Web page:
Ribs and pancakes: it’s a combination I would trust few restaurants with, but Miller’s Smokehouse is one of them. In Belton, an hour north of Austin, the joint’s barbecue-stuffed buns, tortillas, and biscuits have inspired many an early-morning detour from Interstate 35, especially when paired with a cup of coffee from its roaster, Muscovy. Its new breakfast ribs will similarly start your day high on the hog.

Co-owner Dusty Miller recently revamped his morning menu—available every day from 7:30 a.m. to 10:55 a.m. sharp—with the consulting help of chef and pitmaster Cade Mercer, of Austin’s CM Smokehouse, which has an impressive weekend brunch of its own. Some of the new items Mercer came up with were a hot link hash topped with two runny eggs and a breakfast taco filled with smoked pulled pork, salsa, refried beans, and fried potatoes. His greatest contribution, however, was a new cut of pork for breakfast. “We’ve never seen a dish like this, but it fits perfectly,” Miller said. 

The cooks at Miller’s dunk whole racks of baby back ribs into a kind of brine that’s used to cure bacon and is made with salt, sugar, and maple syrup. Then they keep them in the cooler for two days. Next, the ribs are seasoned with black pepper and ground coffee before being smoked for three and a half to four hours. The smoked rack is chilled, cut into individual ribs, and deep-fried. Once out of the fryer, they’re tossed in more maple syrup. They’re not as sticky as they sound, because just a thin layer of the syrup clings to the sizzling exterior. The meat falls off the bone cleanly in nuggets reminiscent of candied bacon. “They taste like a porky version of French toast to me,” Miller said.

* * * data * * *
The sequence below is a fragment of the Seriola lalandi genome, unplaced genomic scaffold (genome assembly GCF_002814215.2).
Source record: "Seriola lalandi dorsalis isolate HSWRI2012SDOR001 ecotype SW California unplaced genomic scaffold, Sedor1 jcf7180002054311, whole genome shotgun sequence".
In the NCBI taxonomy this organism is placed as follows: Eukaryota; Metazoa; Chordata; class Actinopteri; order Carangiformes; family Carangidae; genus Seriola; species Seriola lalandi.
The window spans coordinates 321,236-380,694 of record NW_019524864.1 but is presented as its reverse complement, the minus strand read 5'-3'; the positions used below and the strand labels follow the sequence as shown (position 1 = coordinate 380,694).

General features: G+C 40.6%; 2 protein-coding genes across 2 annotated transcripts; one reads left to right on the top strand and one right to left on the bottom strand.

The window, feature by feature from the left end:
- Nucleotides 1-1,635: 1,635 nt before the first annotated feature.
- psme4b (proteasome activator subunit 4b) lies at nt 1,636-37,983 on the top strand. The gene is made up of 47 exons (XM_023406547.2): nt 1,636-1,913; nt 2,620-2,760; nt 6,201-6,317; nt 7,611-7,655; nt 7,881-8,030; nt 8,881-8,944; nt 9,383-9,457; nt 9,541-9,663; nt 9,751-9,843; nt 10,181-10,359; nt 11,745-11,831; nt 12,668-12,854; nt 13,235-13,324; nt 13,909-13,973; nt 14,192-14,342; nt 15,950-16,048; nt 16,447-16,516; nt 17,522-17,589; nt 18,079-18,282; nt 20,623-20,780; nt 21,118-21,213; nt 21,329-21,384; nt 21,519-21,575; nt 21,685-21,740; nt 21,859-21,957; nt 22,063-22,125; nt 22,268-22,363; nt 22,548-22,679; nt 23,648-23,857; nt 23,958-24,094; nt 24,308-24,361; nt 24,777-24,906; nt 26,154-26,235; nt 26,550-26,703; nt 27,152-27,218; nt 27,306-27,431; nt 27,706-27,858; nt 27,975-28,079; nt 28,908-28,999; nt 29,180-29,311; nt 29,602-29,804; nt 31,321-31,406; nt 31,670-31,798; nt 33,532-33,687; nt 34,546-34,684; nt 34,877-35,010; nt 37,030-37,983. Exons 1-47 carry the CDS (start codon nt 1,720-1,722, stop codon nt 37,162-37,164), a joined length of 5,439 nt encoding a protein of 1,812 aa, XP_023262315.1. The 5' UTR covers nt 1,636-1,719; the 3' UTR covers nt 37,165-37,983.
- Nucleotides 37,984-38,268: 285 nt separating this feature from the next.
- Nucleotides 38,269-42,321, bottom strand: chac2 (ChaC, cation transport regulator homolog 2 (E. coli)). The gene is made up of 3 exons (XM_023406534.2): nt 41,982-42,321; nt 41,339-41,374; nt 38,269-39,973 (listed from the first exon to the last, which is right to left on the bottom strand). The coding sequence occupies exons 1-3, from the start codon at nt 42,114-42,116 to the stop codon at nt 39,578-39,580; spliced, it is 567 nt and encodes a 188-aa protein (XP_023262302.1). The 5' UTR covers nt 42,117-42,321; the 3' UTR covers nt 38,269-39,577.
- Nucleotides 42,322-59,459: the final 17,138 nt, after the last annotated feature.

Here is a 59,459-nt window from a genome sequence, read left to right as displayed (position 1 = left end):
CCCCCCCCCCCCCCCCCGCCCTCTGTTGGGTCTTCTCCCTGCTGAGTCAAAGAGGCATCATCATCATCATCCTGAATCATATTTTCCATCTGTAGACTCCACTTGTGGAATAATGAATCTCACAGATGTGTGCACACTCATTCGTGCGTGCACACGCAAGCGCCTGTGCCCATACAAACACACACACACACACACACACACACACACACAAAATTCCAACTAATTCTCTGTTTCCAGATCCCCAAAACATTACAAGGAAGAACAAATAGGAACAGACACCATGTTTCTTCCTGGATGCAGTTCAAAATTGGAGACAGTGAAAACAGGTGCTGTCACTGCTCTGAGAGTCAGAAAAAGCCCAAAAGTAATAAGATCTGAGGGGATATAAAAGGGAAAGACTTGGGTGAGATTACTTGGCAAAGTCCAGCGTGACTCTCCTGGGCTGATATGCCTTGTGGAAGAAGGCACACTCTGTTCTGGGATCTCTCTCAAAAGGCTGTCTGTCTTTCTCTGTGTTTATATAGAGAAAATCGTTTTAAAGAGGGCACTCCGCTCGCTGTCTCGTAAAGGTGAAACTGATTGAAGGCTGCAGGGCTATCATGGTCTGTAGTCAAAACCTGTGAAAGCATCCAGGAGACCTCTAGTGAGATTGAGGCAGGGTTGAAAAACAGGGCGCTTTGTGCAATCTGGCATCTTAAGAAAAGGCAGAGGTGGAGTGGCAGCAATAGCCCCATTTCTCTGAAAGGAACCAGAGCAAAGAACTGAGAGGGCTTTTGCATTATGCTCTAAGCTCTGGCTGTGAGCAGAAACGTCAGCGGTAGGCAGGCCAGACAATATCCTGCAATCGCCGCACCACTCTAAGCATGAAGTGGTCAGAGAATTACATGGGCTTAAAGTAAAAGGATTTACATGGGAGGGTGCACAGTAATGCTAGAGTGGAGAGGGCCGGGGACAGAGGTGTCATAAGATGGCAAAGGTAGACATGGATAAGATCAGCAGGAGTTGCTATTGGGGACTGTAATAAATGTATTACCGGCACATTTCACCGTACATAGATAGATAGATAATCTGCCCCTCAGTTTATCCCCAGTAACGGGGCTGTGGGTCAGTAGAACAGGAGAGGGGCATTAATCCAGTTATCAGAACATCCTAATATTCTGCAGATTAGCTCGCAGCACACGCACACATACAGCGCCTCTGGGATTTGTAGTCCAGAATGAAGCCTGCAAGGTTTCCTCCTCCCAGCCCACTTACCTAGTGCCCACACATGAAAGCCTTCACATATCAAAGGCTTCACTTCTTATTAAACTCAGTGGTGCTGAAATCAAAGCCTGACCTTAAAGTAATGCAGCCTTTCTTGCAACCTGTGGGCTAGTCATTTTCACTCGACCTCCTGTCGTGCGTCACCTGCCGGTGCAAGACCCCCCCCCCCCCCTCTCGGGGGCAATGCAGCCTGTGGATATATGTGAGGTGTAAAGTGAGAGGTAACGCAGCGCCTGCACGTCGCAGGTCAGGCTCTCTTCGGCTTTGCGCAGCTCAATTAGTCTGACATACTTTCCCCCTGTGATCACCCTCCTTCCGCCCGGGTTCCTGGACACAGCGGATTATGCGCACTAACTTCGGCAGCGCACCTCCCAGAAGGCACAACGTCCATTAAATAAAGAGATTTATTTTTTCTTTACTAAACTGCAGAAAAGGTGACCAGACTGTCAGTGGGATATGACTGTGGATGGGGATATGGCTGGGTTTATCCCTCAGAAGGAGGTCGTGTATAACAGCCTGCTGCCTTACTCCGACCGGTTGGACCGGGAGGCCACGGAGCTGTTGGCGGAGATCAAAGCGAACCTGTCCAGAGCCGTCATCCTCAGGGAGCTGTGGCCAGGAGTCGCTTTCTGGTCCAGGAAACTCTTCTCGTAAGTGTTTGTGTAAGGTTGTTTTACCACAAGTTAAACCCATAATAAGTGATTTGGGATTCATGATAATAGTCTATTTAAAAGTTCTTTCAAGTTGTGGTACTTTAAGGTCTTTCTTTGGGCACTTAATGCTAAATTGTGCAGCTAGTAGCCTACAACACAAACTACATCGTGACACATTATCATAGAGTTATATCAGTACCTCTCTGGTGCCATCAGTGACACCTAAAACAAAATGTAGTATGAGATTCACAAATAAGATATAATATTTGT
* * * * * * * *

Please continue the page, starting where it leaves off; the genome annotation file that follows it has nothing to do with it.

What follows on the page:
Order the Ribs & Cakes and you’ll get three of the ribs atop two fluffy pancakes. For a small charge, you can upgrade to cinnamon-
roll pancakes—it’s worth it. General manager Amadeo Chapa said these were created to assuage complaints about Miller’s decadent cinnamon rolls being available only Friday through Sunday. The pancakes get a generous swirl of cinnamon sugar syrup while still on the griddle and are finished with a drizzle of vanilla icing. I call the whole dish barbecue’s answer to chicken and waffles—and one of the best things I ate in 2023.  

This article originally appeared in the January 2024 issue of Texas Monthly with the headline “You’ll Flip for This.” Subscribe today.